Time to rethink how we view our tragedies
Right attitude helps us easily handle life’s obstacles.
In one ear I heard gentle, empathetic offers to help me in a difficult time of transition, but in the other, harsh directives that it was my “responsibility to get my parents back together.”
Such was my worst holiday season ever. I handled it poorly. I retreated, including from those reaching out in love. I was miserable. It was Christmas 1973 — my first after my parents’ unexpected split, which fractured the warm, secure home I had known all my life to that point.
As an immature and shaken 17-year-old, I chose to withdraw that holiday.
I spent as much of the season as possible alone on a remote golf course while others seemed to join happily with their family and friends. If there had been ready access to a cave, I suppose I would have used it as my Christmas dwelling.
Several years of healing later while in graduate school, I read Viktor Frankl’s “From Death Camp to Existentialism.” This book is typically found today under the less captivating title “Man’s Search for Meaning.”
I was initially introduced to Frankl in a psychology of religion class. My professor characterized him as the founder of the third Viennese school of psychotherapy. Whatever! Instead of focusing on what seemed to me stale comparisons to Freud and Adler, I took Frankl’s book to heart. It has been part of my life ever since.
I read it every year and embrace this holiday tradition of reading and re-reading a truly meaningful book. It always encourages me to make better attitudinal choices and respond in a healthier manner to all of life’s circumstances, including the most difficult ones.
Frankl’s central idea is simple and profound but not always easy to implement: Whatever our circumstances, we are free to choose our attitude and response. Although events and other people can hurt and even devastate us, we make our own choice of perspective.
According to Frankl: “Everything can be taken from a man or woman but one thing: the last of human freedoms, to choose one’s attitude in any given set of circumstances, to choose one’s way.” Many of us would bristle at this suggestion because no one has known our particular pain and the related severity of our problems. To borrow a legal concept, however, Frankl has “standing” to comment on positive attitudinal election. He survived Auschwitz. His death camp experiences and observations of others formed the basis of his ideas and suggestions.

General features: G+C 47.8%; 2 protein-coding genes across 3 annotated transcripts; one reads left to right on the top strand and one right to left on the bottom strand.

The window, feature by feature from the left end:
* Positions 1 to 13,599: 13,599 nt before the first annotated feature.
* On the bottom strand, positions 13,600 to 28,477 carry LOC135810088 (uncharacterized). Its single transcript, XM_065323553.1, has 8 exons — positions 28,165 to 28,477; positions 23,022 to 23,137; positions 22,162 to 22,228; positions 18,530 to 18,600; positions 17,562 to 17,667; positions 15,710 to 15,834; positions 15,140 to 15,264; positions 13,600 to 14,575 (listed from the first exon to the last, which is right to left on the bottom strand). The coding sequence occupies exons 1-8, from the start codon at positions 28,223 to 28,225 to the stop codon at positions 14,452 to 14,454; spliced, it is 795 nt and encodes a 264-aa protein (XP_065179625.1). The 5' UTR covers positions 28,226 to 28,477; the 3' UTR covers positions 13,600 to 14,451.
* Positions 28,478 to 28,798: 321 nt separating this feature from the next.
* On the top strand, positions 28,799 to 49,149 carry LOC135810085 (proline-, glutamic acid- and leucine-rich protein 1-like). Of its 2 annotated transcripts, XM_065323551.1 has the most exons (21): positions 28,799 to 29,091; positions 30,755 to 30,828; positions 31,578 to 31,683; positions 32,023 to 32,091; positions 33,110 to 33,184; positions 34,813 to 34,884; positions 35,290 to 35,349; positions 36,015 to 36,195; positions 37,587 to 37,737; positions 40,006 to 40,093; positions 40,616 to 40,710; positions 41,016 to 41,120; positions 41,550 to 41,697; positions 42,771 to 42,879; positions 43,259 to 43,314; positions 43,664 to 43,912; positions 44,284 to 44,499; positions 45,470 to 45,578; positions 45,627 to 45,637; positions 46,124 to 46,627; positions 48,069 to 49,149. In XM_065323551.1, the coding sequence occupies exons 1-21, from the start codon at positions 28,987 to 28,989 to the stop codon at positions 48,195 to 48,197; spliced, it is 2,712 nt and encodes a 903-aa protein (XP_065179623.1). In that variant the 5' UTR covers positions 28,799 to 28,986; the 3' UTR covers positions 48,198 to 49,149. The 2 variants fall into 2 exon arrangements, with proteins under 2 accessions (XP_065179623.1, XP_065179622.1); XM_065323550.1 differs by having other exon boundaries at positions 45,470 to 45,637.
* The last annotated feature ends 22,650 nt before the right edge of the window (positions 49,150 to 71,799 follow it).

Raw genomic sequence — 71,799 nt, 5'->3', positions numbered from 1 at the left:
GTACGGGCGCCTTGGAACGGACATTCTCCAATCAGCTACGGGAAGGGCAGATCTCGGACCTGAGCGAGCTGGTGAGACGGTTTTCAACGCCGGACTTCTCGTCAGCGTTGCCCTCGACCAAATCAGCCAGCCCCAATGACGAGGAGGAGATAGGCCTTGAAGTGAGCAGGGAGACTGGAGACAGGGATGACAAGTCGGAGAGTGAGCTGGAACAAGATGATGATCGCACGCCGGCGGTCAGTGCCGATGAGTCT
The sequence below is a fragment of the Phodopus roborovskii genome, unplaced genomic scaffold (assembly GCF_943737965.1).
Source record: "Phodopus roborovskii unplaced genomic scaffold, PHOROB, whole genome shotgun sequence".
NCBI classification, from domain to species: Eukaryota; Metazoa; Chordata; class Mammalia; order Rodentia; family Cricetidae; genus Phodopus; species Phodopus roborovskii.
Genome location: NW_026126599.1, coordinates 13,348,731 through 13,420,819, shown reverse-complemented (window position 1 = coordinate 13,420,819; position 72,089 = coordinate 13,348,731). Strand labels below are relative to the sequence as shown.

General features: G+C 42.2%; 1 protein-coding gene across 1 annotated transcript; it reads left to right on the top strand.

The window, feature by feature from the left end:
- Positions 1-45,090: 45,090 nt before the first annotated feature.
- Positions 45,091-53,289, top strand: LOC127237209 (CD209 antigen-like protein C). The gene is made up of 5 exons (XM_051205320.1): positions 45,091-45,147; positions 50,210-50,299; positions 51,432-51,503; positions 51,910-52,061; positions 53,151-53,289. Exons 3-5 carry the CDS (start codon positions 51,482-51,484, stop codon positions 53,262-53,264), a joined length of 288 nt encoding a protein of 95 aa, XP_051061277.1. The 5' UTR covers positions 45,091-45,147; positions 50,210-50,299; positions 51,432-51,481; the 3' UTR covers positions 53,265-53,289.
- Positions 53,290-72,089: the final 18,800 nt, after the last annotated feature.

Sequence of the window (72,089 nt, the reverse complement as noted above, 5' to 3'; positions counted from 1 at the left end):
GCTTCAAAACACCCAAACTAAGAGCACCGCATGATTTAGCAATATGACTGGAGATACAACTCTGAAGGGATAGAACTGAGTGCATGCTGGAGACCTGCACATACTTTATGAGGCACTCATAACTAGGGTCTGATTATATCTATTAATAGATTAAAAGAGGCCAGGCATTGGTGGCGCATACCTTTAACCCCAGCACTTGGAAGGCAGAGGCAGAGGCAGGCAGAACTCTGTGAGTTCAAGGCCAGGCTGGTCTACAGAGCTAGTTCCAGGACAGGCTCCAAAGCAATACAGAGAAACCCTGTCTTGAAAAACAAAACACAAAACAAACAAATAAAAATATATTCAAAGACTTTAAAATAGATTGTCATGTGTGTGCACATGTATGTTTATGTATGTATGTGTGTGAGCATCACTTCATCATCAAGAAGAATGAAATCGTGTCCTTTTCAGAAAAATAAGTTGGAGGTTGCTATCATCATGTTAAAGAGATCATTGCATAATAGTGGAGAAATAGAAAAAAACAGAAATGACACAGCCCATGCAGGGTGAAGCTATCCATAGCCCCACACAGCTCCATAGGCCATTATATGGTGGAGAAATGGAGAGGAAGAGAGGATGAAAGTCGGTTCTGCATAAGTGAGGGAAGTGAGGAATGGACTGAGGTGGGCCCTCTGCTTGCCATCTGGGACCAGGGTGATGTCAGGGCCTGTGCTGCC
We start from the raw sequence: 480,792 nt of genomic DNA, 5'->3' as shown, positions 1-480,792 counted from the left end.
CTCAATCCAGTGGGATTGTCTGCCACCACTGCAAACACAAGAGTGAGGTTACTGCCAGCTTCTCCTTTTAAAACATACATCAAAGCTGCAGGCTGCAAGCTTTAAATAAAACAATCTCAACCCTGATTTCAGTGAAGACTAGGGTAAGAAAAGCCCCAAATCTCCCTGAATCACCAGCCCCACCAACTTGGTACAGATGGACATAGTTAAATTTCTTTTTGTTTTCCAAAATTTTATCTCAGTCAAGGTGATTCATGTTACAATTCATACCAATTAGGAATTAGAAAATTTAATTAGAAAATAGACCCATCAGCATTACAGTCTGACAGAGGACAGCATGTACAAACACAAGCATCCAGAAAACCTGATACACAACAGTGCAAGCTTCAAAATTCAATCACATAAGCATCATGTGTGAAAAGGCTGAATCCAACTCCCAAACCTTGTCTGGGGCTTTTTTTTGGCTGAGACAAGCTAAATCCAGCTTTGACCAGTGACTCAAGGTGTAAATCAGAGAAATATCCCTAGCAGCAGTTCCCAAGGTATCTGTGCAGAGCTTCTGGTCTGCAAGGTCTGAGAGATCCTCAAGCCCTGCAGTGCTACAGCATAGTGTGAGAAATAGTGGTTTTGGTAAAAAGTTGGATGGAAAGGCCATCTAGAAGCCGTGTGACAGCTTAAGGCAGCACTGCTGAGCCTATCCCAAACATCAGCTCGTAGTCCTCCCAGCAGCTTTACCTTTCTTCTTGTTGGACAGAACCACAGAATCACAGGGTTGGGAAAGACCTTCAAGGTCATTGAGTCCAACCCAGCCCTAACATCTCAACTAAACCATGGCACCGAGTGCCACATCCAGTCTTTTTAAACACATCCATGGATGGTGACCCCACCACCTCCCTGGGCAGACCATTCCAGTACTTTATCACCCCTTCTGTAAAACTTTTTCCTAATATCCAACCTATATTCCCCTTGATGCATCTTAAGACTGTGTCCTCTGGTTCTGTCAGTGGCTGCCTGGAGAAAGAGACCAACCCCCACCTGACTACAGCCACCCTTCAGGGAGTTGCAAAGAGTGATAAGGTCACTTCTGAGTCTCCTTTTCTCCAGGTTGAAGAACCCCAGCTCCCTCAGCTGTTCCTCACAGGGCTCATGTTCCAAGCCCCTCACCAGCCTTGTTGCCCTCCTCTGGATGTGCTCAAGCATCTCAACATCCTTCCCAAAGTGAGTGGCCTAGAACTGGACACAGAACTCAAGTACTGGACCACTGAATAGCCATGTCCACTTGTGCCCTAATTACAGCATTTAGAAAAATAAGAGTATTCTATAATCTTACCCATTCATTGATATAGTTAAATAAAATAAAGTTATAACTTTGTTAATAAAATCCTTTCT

Frankl’s Holocaust account is unique because he focuses on stories of personal reaction and related survival efforts as opposed to cataloging details of atrocities. Rabbi Harold Kushner observes that “Frankl’s concern is less with the question of why most died than it is with the question of why anyone at all survived.” Kushner then focuses on one of Frankl’s key ideas: “Life is not primarily a quest for pleasure ... or a quest for power ... but a quest for meaning.”
Similar to Frankl, Kushner’s life observations are worthy of our attention. His “When Bad Things Happen to Good People” was the result of his son’s serious illness and all too brief life. In this and other works, Kushner consistently highlights the importance of how people respond to challenging situations and sees God present in their gentle, loving, caring and gracious response action.
In a moving passage from his book, Frankl recalls how vivid mental images of his wife helped him cope with and escape from day-to-day difficulties. He did not know where she was or her fate, but thoughts of her made her “more luminous than the sun” and helped him conclude that the “salvation of man is through love and in love.”
I have had a fortunate and charmed life in so many ways. People who truly love and care for me, especially my wife, children, grandchildren, brother, and close friends. Although my challenges in life pale relative to those of others, I have my own dark places and deep wounds. Those stemming from an unexpected broken home many years ago still sting. With God’s help through others, however, I endeavor to choose an attitude and a way with true meaning.
Reading Frankl’s masterpiece annually helps me make better choices and wakes me up to real priorities in my life with a fresh new year in sight.
Years ago I told a Christian friend that two of my favorite authors were Viktor Frankl and Harold Kushner. He was surprised: “Why are Jewish writers your favorite?” I gave a nice, lame response while thinking his question was odd. After all, we as Christians endeavor to live in a manner worthy of the teachings and life model of a Jewish rabbi who pointed to God as love — in all seasons and for all people.